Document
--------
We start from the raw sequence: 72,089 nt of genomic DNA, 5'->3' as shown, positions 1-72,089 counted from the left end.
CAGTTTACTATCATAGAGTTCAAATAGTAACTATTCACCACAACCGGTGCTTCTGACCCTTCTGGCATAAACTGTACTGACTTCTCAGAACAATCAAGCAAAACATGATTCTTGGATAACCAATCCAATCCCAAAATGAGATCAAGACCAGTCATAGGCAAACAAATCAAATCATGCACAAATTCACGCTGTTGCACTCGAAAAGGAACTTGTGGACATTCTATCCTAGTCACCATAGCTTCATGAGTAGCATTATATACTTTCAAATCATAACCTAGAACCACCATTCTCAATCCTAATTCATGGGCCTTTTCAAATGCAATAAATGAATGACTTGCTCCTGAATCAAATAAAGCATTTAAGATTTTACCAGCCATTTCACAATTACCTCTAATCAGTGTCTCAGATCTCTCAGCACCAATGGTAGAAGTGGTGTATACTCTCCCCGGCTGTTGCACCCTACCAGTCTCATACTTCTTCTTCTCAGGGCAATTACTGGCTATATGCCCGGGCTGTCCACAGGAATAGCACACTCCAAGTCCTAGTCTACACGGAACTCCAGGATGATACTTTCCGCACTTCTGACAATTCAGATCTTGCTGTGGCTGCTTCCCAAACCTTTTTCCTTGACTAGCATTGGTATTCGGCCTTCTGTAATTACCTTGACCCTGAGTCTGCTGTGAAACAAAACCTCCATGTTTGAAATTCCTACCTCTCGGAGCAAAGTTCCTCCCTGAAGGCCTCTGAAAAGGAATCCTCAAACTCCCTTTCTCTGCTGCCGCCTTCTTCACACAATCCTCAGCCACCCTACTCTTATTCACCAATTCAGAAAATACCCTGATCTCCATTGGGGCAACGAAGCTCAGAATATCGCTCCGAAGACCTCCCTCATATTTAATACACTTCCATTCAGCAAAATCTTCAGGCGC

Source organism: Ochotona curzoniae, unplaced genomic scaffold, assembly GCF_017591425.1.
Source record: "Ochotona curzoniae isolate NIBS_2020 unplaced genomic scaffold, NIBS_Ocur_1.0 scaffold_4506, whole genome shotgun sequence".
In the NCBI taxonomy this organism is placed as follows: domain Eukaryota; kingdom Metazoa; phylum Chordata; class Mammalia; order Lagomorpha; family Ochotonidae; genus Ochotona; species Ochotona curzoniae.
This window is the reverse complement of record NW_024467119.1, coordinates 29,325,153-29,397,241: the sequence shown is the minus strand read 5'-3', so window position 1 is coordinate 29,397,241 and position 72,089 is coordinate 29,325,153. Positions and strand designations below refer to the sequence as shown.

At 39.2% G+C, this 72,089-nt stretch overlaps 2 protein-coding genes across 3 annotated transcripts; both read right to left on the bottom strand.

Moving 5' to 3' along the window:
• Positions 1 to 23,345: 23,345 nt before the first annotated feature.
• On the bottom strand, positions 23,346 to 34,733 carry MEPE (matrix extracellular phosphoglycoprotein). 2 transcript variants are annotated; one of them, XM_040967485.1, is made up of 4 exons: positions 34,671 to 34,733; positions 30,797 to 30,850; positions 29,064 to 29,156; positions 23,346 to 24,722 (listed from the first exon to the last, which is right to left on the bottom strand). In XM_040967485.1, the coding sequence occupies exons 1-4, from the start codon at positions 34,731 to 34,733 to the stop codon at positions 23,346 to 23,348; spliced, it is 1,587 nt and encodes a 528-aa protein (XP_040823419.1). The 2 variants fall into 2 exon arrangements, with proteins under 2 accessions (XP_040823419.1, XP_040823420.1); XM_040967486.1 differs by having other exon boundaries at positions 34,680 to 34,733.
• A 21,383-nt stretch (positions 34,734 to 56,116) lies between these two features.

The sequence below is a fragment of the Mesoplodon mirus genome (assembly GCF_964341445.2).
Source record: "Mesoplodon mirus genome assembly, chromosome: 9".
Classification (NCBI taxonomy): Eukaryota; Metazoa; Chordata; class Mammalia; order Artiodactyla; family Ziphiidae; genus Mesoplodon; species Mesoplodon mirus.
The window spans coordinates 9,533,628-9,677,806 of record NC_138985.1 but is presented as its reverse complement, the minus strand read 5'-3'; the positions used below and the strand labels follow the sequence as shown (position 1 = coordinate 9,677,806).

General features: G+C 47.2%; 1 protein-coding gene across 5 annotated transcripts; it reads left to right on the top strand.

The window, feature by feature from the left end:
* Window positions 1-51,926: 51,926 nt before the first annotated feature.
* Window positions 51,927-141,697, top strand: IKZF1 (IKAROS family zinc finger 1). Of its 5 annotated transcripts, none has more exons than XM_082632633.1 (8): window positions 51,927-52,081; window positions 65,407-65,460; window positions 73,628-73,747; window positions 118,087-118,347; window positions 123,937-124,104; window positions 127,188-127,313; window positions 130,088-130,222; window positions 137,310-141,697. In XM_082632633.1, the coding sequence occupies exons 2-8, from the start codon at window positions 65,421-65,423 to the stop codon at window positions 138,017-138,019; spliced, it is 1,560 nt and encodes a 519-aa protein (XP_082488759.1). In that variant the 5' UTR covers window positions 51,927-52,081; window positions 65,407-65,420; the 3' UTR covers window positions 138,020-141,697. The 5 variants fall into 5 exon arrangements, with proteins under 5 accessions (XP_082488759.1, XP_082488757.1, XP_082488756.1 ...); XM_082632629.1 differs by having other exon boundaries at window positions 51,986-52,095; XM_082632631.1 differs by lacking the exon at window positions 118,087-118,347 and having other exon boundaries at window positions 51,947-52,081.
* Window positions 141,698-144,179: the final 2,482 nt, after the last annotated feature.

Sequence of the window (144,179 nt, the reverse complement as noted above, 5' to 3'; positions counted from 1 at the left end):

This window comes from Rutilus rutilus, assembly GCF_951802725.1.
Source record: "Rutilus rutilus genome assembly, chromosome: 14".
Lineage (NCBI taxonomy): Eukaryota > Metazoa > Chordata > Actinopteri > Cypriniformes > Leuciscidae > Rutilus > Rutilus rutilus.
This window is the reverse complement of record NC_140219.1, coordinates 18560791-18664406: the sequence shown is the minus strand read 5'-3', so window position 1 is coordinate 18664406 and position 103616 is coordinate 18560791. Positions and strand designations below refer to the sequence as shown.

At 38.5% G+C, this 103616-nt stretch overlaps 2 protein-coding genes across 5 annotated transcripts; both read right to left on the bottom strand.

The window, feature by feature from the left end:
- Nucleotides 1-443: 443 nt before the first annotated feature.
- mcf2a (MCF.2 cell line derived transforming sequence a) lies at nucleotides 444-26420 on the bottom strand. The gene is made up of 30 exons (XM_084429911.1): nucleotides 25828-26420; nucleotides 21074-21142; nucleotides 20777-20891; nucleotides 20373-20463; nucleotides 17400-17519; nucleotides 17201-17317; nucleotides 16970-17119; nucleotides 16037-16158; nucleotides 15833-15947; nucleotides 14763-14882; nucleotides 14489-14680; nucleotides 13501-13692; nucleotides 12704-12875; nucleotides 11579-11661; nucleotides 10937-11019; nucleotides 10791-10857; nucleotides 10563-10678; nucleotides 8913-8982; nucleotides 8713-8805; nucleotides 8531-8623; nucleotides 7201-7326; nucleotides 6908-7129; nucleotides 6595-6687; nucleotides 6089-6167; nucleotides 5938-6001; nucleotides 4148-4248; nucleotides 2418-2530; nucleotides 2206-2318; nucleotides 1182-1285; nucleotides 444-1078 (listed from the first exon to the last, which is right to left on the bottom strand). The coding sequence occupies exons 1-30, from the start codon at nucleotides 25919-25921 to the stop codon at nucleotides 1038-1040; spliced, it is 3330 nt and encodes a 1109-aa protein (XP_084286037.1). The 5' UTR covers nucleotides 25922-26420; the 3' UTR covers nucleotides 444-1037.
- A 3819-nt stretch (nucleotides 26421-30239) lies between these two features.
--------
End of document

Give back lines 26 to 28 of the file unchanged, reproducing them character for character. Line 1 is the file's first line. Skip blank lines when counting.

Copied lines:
At 38.5% G+C, this 103616-nt stretch overlaps 2 protein-coding genes across 5 annotated transcripts; both read right to left on the bottom strand.

The window, feature by feature from the left end:
- Nucleotides 1-443: 443 nt before the first annotated feature.